WordPress Post Forking allows users to fork or create an alternate version of content to foster a more collaborative approach to WordPress content cur
Post Forking is an open source project and is supported by the efforts of an entire community. We'd love for you to get involved. Whatever your level of skill or however much time you can give, your contribution is greatly appreciated.
post_content(e.g., taxonomies, post meta)
post_typeso metaboxes, etc. appear
** Warning: geek content! **
Forking a post creates a copy of the most recent version of the post as a "fork" custom post type. Certain fields (e.g.,
post_title) are copied over to the new fork. The plugin also stores the revision ID for the revision prior to when the fork was created (see
includes/revisions.php for more information as to why we store the previous revision).
The fork post type has its own capabilities, allowing a user without the ability to edit or publish on the parent post to edit a fork. Once changes have been made, assuming the user does not have the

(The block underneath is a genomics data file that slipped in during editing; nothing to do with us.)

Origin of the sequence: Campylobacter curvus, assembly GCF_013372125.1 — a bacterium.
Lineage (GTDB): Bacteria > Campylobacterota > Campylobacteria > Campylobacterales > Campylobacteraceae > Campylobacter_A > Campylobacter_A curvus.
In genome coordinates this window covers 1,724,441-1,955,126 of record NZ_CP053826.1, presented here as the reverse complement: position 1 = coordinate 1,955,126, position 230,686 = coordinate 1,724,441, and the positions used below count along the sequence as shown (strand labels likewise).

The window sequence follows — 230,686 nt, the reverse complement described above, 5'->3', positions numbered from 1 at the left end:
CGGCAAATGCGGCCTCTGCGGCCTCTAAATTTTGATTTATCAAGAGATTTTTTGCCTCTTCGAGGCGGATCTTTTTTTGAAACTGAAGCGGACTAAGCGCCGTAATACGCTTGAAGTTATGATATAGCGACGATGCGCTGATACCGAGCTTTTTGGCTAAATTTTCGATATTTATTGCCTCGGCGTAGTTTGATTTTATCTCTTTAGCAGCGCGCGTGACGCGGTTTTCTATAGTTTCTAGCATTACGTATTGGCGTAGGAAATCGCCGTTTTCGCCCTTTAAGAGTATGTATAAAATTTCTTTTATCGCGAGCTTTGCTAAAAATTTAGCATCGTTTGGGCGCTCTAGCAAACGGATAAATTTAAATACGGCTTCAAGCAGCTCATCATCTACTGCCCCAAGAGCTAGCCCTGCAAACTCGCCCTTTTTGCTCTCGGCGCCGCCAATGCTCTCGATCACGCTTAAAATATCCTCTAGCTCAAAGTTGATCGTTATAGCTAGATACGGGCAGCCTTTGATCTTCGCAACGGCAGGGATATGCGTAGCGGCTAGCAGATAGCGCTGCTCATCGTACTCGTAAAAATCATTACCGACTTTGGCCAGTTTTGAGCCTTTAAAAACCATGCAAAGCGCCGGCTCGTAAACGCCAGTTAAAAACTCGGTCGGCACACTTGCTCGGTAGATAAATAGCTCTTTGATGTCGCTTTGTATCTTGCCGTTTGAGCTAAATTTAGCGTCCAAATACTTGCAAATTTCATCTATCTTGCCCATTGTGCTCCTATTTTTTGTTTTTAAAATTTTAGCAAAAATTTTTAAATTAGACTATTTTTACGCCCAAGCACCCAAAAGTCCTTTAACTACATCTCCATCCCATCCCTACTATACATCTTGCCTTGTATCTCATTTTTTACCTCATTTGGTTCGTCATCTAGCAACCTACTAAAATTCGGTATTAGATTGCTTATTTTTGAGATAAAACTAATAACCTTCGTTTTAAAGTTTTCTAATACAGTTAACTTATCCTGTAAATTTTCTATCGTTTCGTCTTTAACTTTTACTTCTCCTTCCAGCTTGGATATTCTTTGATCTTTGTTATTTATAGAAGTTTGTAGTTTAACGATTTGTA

publish_fork capability, the user would submit the fork for review (similar to submitting a Pull Request in GitHub parlance) using the normal WordPress moderation system.
Publishing a fork (either by the fork author, if they have the capability, or my an editor) triggers the merge itself. The post content of the fork undergoes a three way merge with the base revision and current version of the parent post.
A fork can have three post statuses:
Note: No user should have the
edit_published_fork capability. Once published, the fork post_type simply exists to provide a record of the change and allow the author page, to theoretically list contributions by author.
There are various resources available, depending on the type of help you're looking for:
Requires: 3.5 or higher
Compatible up to: 3.6.1
Last Updated: 2013-9-26
0 of 3 support threads in the last two months have been resolved.
Got something to say? Need help?